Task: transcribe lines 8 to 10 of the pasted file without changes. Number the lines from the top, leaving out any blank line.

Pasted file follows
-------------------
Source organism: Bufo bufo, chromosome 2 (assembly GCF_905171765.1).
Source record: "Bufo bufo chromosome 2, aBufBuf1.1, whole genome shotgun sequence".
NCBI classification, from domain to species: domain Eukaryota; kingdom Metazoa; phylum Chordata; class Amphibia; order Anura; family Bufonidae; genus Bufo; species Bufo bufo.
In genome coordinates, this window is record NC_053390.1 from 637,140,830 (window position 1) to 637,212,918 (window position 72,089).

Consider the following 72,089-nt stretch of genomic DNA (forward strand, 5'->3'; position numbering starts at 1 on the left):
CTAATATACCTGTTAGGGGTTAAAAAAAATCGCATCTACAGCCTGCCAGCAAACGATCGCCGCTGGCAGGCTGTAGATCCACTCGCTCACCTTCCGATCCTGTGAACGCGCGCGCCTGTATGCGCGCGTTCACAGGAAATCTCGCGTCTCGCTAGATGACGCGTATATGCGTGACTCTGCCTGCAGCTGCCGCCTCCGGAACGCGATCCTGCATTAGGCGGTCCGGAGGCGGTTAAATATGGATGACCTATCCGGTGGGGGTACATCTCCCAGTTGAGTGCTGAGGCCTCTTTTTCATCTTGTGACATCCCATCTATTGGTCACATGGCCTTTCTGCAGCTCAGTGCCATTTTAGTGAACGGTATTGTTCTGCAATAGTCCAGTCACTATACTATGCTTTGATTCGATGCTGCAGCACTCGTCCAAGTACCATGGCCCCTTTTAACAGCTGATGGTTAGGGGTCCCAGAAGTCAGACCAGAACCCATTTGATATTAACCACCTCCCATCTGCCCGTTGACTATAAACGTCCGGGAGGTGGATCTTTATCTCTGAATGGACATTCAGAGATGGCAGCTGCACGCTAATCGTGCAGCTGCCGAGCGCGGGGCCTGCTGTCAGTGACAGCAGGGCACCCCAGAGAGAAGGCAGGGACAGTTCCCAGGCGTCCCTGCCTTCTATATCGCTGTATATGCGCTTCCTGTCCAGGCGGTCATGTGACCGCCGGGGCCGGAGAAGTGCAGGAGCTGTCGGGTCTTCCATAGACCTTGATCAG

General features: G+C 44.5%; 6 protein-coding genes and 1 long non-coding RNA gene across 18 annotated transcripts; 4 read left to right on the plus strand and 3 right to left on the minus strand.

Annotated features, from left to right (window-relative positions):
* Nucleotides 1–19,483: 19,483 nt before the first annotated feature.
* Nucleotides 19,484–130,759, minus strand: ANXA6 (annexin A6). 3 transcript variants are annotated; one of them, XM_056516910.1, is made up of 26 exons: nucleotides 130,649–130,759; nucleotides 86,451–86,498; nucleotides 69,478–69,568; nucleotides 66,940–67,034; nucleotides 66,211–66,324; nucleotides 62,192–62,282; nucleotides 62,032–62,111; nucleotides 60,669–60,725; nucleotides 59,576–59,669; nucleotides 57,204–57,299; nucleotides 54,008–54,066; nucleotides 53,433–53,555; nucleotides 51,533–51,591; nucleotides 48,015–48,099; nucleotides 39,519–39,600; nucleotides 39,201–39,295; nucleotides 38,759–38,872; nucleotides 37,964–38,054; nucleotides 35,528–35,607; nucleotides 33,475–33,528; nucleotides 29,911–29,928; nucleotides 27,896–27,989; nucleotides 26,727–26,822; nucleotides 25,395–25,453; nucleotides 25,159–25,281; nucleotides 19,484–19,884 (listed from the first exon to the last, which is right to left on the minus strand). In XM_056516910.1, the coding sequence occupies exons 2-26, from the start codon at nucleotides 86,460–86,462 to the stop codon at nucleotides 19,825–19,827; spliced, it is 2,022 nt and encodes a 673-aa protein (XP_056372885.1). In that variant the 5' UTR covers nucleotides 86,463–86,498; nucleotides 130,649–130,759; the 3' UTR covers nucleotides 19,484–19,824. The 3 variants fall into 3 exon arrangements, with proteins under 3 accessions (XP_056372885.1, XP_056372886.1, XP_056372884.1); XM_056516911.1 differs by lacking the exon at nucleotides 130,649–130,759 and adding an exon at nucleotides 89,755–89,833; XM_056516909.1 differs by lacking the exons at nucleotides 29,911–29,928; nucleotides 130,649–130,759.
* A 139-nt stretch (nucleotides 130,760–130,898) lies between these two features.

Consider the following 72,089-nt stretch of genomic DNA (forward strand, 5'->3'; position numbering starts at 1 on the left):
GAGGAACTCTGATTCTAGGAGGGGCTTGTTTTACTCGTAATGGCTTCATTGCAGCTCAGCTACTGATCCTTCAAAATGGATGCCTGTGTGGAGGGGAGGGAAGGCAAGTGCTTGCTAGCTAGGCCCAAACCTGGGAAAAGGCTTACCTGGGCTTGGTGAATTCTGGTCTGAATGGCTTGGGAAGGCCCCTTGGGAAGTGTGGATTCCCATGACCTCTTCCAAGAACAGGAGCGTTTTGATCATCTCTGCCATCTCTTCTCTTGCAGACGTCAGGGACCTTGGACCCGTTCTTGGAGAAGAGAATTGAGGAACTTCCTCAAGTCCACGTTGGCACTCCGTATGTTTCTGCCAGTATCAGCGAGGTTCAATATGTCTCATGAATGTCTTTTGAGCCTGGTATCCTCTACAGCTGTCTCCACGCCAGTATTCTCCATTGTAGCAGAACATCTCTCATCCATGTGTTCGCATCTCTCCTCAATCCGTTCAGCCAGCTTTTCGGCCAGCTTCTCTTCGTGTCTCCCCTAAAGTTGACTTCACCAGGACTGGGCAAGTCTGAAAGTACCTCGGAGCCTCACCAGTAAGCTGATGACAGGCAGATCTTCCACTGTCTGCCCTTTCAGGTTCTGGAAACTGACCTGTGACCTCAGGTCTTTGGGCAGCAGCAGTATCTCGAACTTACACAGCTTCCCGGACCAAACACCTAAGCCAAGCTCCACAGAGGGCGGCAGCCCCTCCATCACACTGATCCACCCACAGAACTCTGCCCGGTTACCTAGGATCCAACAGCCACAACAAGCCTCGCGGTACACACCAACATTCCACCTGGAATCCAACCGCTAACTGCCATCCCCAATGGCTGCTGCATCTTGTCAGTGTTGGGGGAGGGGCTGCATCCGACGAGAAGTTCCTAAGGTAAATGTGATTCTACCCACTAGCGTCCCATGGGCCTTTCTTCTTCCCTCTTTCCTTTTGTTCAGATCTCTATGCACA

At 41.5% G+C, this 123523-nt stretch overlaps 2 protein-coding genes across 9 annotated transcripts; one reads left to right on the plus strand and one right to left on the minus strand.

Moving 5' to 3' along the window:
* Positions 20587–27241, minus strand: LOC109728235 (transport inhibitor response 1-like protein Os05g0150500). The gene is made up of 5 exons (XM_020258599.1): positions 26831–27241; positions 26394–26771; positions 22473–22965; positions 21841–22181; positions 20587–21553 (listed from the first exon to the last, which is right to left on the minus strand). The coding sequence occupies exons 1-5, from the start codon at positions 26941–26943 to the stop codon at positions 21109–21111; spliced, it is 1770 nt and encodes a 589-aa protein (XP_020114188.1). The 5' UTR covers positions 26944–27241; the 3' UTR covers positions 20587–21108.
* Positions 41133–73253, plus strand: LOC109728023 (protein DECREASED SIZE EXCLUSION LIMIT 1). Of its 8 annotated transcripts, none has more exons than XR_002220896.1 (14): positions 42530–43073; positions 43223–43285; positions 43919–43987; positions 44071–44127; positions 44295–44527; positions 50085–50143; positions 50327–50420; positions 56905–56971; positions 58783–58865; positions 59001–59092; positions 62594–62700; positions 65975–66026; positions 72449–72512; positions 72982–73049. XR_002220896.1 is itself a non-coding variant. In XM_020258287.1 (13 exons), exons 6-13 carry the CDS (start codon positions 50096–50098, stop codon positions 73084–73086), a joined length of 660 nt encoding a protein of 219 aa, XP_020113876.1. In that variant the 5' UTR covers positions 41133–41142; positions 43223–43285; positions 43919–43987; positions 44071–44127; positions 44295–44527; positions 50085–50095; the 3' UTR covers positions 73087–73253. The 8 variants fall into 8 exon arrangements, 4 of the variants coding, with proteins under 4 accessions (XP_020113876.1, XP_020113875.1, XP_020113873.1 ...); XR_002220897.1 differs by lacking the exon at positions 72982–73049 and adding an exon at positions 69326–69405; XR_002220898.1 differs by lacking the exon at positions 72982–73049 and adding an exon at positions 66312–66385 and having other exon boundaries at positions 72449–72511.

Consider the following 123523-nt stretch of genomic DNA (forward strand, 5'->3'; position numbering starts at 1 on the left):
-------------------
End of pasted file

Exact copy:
Annotated features, from left to right (window-relative positions):
* Nucleotides 1–19,483: 19,483 nt before the first annotated feature.
* Nucleotides 19,484–130,759, minus strand: ANXA6 (annexin A6). 3 transcript variants are annotated; one of them, XM_056516910.1, is made up of 26 exons: nucleotides 130,649–130,759; nucleotides 86,451–86,498; nucleotides 69,478–69,568; nucleotides 66,940–67,034; nucleotides 66,211–66,324; nucleotides 62,192–62,282; nucleotides 62,032–62,111; nucleotides 60,669–60,725; nucleotides 59,576–59,669; nucleotides 57,204–57,299; nucleotides 54,008–54,066; nucleotides 53,433–53,555; nucleotides 51,533–51,591; nucleotides 48,015–48,099; nucleotides 39,519–39,600; nucleotides 39,201–39,295; nucleotides 38,759–38,872; nucleotides 37,964–38,054; nucleotides 35,528–35,607; nucleotides 33,475–33,528; nucleotides 29,911–29,928; nucleotides 27,896–27,989; nucleotides 26,727–26,822; nucleotides 25,395–25,453; nucleotides 25,159–25,281; nucleotides 19,484–19,884 (listed from the first exon to the last, which is right to left on the minus strand). In XM_056516910.1, the coding sequence occupies exons 2-26, from the start codon at nucleotides 86,460–86,462 to the stop codon at nucleotides 19,825–19,827; spliced, it is 2,022 nt and encodes a 673-aa protein (XP_056372885.1). In that variant the 5' UTR covers nucleotides 86,463–86,498; nucleotides 130,649–130,759; the 3' UTR covers nucleotides 19,484–19,824. The 3 variants fall into 3 exon arrangements, with proteins under 3 accessions (XP_056372885.1, XP_056372886.1, XP_056372884.1); XM_056516911.1 differs by lacking the exon at nucleotides 130,649–130,759 and adding an exon at nucleotides 89,755–89,833; XM_056516909.1 differs by lacking the exons at nucleotides 29,911–29,928; nucleotides 130,649–130,759.